GLENS FALLS — U.S. Representative Lee Zeldin and his running mate Alison Esposito stopped in Glens Falls to hear concerns and speak to local residents about his gubernatorial campaign while enjoying breakfast at Poopie’s DiManno’s Lunch on Wednesday morning.
Zeldin is running for the Republican nomination for governor. Other names on the Republican primary ballot include Andrew Giuliani, Rob Astorino, Michael Carpinelli, Derek Gibson and Harry Wilson.
Zeldin and Esposito were having breakfast at Poopie’s and talking to voters about their concerns ahead of the November election.
Energy policy is a big concern for people, he said. He said they were talking about high gas prices.
“Whether it’s filling up your gas tank, it’s the cost of diesel, it’s filling up your oil tank at home. We were talking about policies coming out of Albany. They are considering banning all gas hookups statewide on new construction, which is a terrible proposition. I could no longer disagree with this idea. Zeldin said.
He said he had not forgotten the forms of renewable energy. Zeldin said a balance needs to be struck with oil and renewables.
He cited strong investment in renewable energy, which he has backed in New York’s 1st congressional district on Long Island, which he represents, from transformative science and technology company Brookhaven National Laboratory. He noted that Stony Brook University, also in his district, is doing the same research as Brookhaven.
“In search of new energy, companies should always look for ways, find ways to become more energy efficient. There are a lot of owners who are always looking for ways to become more efficient,” he said.
Zeldin said the couple traveled statewide. They unveiled a ranking in 10 points “Reform Albany” plan to Syracuse and Binghamton on Monday, and again to Albany on Tuesday.
The 10-point plan includes establishing two-term, four-year term limits for all state offices, including the governor, revamping the state’s Joint Public Ethics Commission, and enacting voter identification.
“We want to see New Yorkers stay, not flee. We want to see them trust their government again,” Zeldin said.
He said accessibility will help regain that trust.
Zeldin mentioned the recent New York State budget of $220 billion. He remembers seeing members of the media trying to convince former Lieutenant Governor Brian Benjamin to answer questions about the budget.
“They couldn’t get him to stop and answer questions from the media,” he said.
Governor Kathy Hochul announced on Tuesday that U.S. Representative Antonio Delgado would be New York’s next lieutenant governor. The news came after Benjamin resigned from his post following his arrest on federal bribery charges, which he denies.
Delgado’s nomination came a day after a law allowing Benjamin’s name to be removed from the ballot in the state’s Democratic primary was signed by Hochul.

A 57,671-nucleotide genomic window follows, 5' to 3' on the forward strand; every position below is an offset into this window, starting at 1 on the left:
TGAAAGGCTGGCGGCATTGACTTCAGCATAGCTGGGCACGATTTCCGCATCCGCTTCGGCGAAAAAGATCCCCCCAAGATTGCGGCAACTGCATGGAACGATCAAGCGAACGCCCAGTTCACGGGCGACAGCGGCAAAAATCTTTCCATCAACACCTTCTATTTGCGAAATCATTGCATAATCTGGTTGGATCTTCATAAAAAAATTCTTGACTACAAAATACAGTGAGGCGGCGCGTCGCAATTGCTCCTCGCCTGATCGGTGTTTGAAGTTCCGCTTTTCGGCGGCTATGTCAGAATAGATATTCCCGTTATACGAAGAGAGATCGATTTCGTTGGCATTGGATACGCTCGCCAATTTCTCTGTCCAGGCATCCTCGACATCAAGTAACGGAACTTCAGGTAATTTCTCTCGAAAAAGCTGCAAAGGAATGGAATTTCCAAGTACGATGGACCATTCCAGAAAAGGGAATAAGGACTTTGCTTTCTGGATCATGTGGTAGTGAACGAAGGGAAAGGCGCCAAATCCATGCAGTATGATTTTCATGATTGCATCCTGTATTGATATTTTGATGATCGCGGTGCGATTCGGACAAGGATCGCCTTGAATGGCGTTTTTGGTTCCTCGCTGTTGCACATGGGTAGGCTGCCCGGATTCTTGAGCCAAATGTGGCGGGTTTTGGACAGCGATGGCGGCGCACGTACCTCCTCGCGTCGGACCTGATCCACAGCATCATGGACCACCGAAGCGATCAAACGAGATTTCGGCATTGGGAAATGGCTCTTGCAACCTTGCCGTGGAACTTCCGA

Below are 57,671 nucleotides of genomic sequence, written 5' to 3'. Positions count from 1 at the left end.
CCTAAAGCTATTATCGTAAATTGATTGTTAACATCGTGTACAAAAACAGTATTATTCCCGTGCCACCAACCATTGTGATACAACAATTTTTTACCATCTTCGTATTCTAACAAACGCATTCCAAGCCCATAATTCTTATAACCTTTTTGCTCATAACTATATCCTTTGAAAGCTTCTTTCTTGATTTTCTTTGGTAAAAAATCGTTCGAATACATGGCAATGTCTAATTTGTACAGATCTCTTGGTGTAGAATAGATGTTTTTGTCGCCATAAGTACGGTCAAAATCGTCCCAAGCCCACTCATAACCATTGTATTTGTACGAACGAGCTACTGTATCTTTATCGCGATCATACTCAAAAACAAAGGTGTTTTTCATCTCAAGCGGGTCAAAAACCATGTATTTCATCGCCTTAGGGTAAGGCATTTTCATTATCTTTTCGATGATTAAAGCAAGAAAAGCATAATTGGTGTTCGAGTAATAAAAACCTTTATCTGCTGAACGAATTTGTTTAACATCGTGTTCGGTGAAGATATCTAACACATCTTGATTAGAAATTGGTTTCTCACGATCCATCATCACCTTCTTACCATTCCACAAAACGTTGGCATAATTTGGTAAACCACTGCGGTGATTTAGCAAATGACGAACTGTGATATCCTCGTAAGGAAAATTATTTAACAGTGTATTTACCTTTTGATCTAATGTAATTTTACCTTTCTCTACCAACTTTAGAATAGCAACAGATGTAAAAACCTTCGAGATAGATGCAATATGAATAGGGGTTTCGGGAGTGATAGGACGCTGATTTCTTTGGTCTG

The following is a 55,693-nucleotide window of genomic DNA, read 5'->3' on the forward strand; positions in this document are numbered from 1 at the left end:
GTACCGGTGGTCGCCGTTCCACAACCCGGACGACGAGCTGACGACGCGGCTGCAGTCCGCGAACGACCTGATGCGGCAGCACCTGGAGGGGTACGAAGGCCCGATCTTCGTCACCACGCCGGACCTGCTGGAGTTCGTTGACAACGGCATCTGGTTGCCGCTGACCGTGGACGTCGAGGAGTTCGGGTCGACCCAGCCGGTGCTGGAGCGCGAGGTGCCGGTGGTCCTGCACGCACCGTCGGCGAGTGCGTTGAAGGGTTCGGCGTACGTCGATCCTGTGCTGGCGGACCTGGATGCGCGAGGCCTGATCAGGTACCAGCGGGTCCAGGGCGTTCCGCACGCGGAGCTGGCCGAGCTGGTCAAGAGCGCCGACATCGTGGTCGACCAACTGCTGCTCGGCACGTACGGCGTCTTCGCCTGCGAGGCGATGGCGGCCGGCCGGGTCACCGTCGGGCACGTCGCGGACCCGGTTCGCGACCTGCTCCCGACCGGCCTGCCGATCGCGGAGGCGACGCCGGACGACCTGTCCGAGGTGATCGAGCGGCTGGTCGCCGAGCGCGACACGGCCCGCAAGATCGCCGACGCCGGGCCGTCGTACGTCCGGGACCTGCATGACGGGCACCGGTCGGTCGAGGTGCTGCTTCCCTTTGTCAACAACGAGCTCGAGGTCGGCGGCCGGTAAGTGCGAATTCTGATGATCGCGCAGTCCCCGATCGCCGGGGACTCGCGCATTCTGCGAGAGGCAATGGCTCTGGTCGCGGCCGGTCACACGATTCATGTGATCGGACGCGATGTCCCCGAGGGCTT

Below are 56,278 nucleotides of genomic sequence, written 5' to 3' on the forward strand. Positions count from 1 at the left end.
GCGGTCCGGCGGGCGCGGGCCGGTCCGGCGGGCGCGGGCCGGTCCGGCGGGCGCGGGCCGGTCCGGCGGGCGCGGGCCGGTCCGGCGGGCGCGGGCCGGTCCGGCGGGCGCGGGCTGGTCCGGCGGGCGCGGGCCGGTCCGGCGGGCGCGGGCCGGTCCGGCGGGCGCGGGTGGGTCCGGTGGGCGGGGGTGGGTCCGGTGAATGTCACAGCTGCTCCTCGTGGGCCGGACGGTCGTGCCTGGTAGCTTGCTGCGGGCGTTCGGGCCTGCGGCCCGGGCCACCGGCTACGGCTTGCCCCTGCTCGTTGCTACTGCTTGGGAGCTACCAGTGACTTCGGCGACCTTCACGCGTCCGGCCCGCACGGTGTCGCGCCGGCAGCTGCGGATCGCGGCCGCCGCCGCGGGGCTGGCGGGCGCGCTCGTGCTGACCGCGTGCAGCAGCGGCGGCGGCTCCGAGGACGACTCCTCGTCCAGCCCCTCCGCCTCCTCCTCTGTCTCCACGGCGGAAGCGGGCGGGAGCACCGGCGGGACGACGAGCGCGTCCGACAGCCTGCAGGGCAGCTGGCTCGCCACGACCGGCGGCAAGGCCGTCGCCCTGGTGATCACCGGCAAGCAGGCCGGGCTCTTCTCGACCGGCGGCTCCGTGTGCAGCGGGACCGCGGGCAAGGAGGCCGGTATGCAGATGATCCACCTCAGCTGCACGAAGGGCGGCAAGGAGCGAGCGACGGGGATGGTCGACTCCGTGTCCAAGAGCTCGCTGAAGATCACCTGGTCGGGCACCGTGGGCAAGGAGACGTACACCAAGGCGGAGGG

Zeldin said the state legislature “threw a lifeline” in Hochul by allowing Delgado to be added to the ballot.
“Kathy Hochul really needs to account for all the scandal that still surrounds her, whether she’s still either complicit or out to lunch,” he said.
Draft decision on abortion
Leaked U.S. Supreme Court documents showing that five of the court’s nine justices agree with a ruling that would overturn Roe v. Wade, who said Americans have a constitutional right to a safe and legal abortion, was published by Politico on Monday.
Zeldin said the way it happened is unusual in terms of law.
“We have always, to protect the institution, separated law and politics. It’s not even a final decision. he said.
In 2019, New York signed the Reproductive Health Act into state law. The purpose of the law was to “codify the Roe v. Wade protections into state law”, according to the state senate.
Zeldin said the state was codifying more than the original ruling in Roe v. Wade.
“New York is different from Mississippi” he said. “In some of these other states, it will be more of an within-state debate, but the fact is that much more than Roe is already codified inside New York.”
Zeldin said it’s inappropriate for it to take place in the public eye in this way, adding that he’s glad it’s being investigated.
“There will always be important, consecutive and controversial cases before the Supreme Court of the United States. If we start getting into a situation where if you don’t like the decision, you just start leaking drafts before it’s even been finalized, that’s going to deeply erode the institution,” he said.
Zeldin said there are issues — such as COVID restrictions, crime and public safety, and education — that the current governor won’t talk about.
Before leaving Glens Falls, he said he had a message for Hochul.
“No matter how hard she tries, she won’t be able to run away from the debate about the importance of improving public safety, securing our streets and subways, fighting for our children in school, protecting freedom and to make life in New York more affordable,” Zeldin said.